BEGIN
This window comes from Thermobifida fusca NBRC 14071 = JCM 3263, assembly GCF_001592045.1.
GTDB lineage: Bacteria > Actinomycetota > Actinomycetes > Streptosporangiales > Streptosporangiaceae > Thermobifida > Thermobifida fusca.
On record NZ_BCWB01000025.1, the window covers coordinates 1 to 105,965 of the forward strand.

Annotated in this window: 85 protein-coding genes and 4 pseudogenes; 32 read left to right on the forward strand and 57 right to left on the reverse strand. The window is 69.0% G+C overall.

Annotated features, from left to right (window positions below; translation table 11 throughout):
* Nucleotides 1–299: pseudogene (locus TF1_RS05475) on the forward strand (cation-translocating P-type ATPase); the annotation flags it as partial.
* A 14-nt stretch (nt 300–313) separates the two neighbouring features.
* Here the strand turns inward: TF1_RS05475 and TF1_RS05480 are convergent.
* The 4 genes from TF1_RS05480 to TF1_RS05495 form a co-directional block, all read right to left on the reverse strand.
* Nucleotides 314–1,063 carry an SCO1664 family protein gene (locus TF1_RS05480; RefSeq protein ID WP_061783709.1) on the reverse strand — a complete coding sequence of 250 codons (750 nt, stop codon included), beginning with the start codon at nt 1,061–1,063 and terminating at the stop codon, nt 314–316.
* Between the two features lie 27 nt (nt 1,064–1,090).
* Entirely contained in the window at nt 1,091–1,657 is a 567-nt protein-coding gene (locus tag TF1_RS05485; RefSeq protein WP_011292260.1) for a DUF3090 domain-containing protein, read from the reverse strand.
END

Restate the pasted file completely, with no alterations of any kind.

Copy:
This window comes from Thermobifida fusca NBRC 14071 = JCM 3263, assembly GCF_001592045.1.
GTDB lineage: Bacteria > Actinomycetota > Actinomycetes > Streptosporangiales > Streptosporangiaceae > Thermobifida > Thermobifida fusca.
On record NZ_BCWB01000025.1, the window covers coordinates 1 to 105,965 of the forward strand.

Annotated in this window: 85 protein-coding genes and 4 pseudogenes; 32 read left to right on the forward strand and 57 right to left on the reverse strand. The window is 69.0% G+C overall.

Annotated features, from left to right (window positions below; translation table 11 throughout):
* Nucleotides 1–299: pseudogene (locus TF1_RS05475) on the forward strand (cation-translocating P-type ATPase); the annotation flags it as partial.
* A 14-nt stretch (nt 300–313) separates the two neighbouring features.
* Here the strand turns inward: TF1_RS05475 and TF1_RS05480 are convergent.
* The 4 genes from TF1_RS05480 to TF1_RS05495 form a co-directional block, all read right to left on the reverse strand.
* Nucleotides 314–1,063 carry an SCO1664 family protein gene (locus TF1_RS05480; RefSeq protein ID WP_061783709.1) on the reverse strand — a complete coding sequence of 250 codons (750 nt, stop codon included), beginning with the start codon at nt 1,061–1,063 and terminating at the stop codon, nt 314–316.
* Between the two features lie 27 nt (nt 1,064–1,090).
* Entirely contained in the window at nt 1,091–1,657 is a 567-nt protein-coding gene (locus tag TF1_RS05485; RefSeq protein WP_011292260.1) for a DUF3090 domain-containing protein, read from the reverse strand.